Sweden could be pointing the way to a (nearly) cash-free economy.
There are many, many things to dislike about analog money. Cash and coins are unwieldy. They're heavy. They're dirty. They leave no automatic record of the financial transactions that are made with them.
Here in the U.S., despite Square and PayPal and other services that would seem to herald the end of cash, bills and coins still represent 7 percent of our total economy. In Sweden, however -- which ranked first in this year's Global Information Technology Report from the World Economic Forum -- cash is scarcer. And it's becoming, the AP reports, scarcer still. While Sweden was the first European country to introduce bank notes in 1661, it's now come farther than any other country in the attempt to eradicate them. In most Swedish cities, the AP notes,
public buses don't accept cash; tickets are prepaid or purchased with a cell phone text message. A small but growing number of businesses only take cards, and some bank offices -- which make money on electronic transactions -- have stopped handling cash altogether.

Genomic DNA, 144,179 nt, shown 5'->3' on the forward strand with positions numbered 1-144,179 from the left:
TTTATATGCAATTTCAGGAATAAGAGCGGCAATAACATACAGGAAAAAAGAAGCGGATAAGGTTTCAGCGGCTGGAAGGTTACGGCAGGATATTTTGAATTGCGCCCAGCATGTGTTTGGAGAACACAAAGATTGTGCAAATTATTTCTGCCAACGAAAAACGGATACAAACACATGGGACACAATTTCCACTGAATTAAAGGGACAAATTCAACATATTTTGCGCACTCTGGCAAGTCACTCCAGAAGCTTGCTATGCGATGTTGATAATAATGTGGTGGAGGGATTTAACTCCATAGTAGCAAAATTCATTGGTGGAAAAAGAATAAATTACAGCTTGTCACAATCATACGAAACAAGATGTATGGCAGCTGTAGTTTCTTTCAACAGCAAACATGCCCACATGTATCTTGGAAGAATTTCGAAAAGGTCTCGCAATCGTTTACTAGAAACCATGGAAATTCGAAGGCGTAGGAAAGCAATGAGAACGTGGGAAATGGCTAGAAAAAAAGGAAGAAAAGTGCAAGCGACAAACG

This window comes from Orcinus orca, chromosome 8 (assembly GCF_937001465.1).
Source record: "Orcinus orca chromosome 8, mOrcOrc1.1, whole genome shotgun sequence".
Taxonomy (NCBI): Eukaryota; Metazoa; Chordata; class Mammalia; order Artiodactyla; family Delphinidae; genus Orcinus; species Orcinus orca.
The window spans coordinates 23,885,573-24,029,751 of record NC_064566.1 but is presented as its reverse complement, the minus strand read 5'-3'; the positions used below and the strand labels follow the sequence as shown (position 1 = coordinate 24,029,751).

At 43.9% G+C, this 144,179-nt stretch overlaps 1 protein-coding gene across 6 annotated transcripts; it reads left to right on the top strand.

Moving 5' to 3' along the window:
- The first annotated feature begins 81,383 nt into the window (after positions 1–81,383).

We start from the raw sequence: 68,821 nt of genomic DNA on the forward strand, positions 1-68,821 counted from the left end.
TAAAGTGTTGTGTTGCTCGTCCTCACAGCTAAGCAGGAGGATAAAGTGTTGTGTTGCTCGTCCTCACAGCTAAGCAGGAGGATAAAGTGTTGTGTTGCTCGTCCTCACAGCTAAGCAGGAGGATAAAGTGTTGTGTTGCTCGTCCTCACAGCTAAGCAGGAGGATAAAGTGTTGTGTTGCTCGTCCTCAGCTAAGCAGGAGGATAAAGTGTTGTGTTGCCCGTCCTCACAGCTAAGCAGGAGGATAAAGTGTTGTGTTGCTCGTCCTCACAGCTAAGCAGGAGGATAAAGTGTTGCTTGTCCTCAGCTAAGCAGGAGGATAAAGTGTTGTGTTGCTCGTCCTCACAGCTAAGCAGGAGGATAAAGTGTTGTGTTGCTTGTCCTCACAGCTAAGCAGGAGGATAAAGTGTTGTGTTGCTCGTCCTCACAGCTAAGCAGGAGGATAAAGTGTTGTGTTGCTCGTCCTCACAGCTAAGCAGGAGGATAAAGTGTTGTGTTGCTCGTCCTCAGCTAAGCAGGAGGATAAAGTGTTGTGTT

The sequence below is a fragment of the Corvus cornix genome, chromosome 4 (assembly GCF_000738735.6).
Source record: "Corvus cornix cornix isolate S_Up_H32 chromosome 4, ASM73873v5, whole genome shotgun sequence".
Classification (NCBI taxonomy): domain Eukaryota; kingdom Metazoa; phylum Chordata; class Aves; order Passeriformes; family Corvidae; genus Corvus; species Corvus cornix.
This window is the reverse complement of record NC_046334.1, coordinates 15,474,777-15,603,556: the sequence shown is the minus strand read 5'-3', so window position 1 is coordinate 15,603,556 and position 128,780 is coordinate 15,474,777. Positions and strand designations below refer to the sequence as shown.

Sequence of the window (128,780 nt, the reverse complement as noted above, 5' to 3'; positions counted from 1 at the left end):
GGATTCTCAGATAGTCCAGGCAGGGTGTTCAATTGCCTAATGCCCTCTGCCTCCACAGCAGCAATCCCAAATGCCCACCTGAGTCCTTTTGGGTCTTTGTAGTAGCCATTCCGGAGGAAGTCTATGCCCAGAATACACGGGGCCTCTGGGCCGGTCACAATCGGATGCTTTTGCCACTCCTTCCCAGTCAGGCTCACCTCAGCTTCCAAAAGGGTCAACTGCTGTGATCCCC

Even houses of worship are becoming increasingly friendly to cash-free transactions: At the Carl Gustaf Church in Karlshamn, southern Sweden, Vicar Johan Tyrberg recently installed a card reader to allow worshipers to tithe in digital form.
This isn't, right now, the end of cash -- in Sweden or anywhere else. As Lars Nyberg, the deputy governor of Sweden's central bank, put it last year: Cash will survive "like the crocodile, even though it may be forced to see its habitat gradually cut back." But it may be the beginning of the end. Sweden's innovations suggest a future in which cash is increasingly rare.
A cash-reduced culture gives rise to new concerns -- of cybersecurity and, of course, about privacy. Oscar Swartz, the founder of Banhof, Sweden's first Internet provider, puts it like so: "One should be able to send money and donate money to different organizations without being traced every time."
But a cashless world could also lead to some significant social improvements. Swedish crime statistics, fascinatingly, seem to suggest a correlation between cash and crime. The number of bank robberies in Sweden has dropped from 110 in 2008 to 16 in 2011 -- "the lowest level," reporter Malin Rising notes, "since it started keeping records 30 years ago." The Swedish Bankers' Association also says that robberies of security transports are down.
The benefits seem to cut more broadly, as well. Sweden has less of a problem with graft, the AP says, than countries with a stronger cash culture. "If people use more cards, they are less involved in shadow economy activities," economics professor Friedrich Schneider argued. And others note that a cash-reduced culture will disincentivize pickpocketers and muggers: When a card can simply be cancelled, what's the point?
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